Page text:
What Instrument Are You Playing When You Sing?

Ask any halfway decent guitarist to name the parts of his or her instrument and you’ll get a detailed guided tour. Ask the same question to most singers and you’ll get a blank stare. It’s a shame. Singers rarely educate themselves on the various parts of the body. They fear the knowledge will hamper free spirit. Ironically, this attitude often inhibits vocal ability due to common misconceptions. Many of us maintain a cartoon-like perception of anatomy. We picture, for instance, the lungs to be hollow, balloon-like organs occupying the entire area inside the rib cage. Our muscle behavior is based on these larger-than-life perceptions, causing problems with control.

Singing starts with an inhale. Most people know this action requires the diaphragm but are not aware of its location or how it works. Place your hand over your belly button. This area is NOT your diaphragm; it is the abdominal wall. The diaphragm is a dome-shaped muscle that divides your torso, separating the lungs and heart above (thoracic cavity) from the digestive organs below (abdominal cavity). To locate, place your finger at the bottom of your sternum bone (breast plate); the diaphragm crosses directly behind. Notice it is fairly high up inside the rib cage. Now place your hands on your chest, fingers facing up, with the base of the palms on your nipples. This provides a good visual of the size of your lungs. Made of thousands of tiny air sacks called alveoli, the lungs resemble dense sponges more than balloons. They are not muscular and cannot draw in air themselves; they are enlarged as the diaphragm descends (inhale) and reduced as the diaphragm returns (exhale).

When the term “support with the diaphragm” is used, people generally think it means to push. The typical response for fixing a bad note is to tighten the abdominal muscles and drive the air a little harder. That’s actually the worst thing to do. The word support means to “provide for” or to “maintain.” It does not mean to push from the abdominal wall. The diaphragm plays a supporting role in singing by providing a proportionate amount of air. Since every note we sing requires a slightly different pressure, it’s important that the diaphragm is able to move up and down freely. That way, it can make minute adjustments, increasing or decreasing force, in order to support the larynx with just the right environment.

The larynx is in the middle of the throat, sitting on top of the windpipe and is the vibrator of the instrument. Its inside diameter is about the size of a quarter. There are two horizontal flaps within the larynx, called vocal folds, which can partially cover the windpipe and vibrate when air passes through. These folds are similar to eyelids in size and shape but are covered by mucus membranes and need to be kept lubricated. There is a network of muscles in and around the folds that manipulate their tension for pitch change, thickness for volume and their position for a variety of tonal qualities. These muscles operate reflexively, like those of the eye, and work best when provided with an appropriate amount of air pressure.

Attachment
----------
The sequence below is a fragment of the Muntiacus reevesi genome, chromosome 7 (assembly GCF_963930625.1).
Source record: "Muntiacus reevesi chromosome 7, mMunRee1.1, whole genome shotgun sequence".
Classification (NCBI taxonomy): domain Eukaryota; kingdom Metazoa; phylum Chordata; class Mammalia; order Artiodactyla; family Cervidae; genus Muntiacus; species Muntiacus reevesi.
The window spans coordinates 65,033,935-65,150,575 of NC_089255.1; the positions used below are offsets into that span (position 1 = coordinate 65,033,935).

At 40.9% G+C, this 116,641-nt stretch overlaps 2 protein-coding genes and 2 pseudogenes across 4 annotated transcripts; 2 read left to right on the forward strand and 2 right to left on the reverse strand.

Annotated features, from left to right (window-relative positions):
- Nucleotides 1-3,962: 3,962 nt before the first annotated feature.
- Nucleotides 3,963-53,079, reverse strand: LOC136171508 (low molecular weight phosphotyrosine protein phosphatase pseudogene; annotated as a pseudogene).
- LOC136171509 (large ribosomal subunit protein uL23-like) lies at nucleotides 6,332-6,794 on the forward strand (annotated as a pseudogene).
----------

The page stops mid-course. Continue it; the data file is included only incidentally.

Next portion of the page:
There is a short stretch of throat above the larynx called the pharynx. It is the main resonator of the voice. Most of us imagine this area as having a large diameter; yet we know better than to swallow a penny. If the value of a large resonator isn’t clear, just think of a speaker cabinet. A small box can never enhance the sound as well as a large cabinet. The pharynx is lined with sensitive muscles that narrow the internal space further in response to contractions of the abdominal wall. The pharynx connects to the mouth and nasal cavities, also important resonators. The muscles of the tongue and jaw are the strongest in the body, and both brace instinctively to provide extra rigidity to the throat. All these closing actions greatly reduce the potential for overtones. Another reason not to over-drive your air pressure.

Every instrument requires a specific touch and the voice is no exception. Visualizing how small the parts of your instrument really are will help balance muscle activity. The goal is to use a minimum amount of force for a maximum amount of control. What I have provided here is a very basic overview. Do yourself a favor and explore an anatomy book. Notice the size, proportion and location of the various parts. The more you know about their functions, the easier it is to allow them to align and work together. Just ask any great guitar player and he or she is bound to say, “When the ax is set up just right, it’s a breeze to make it sing.”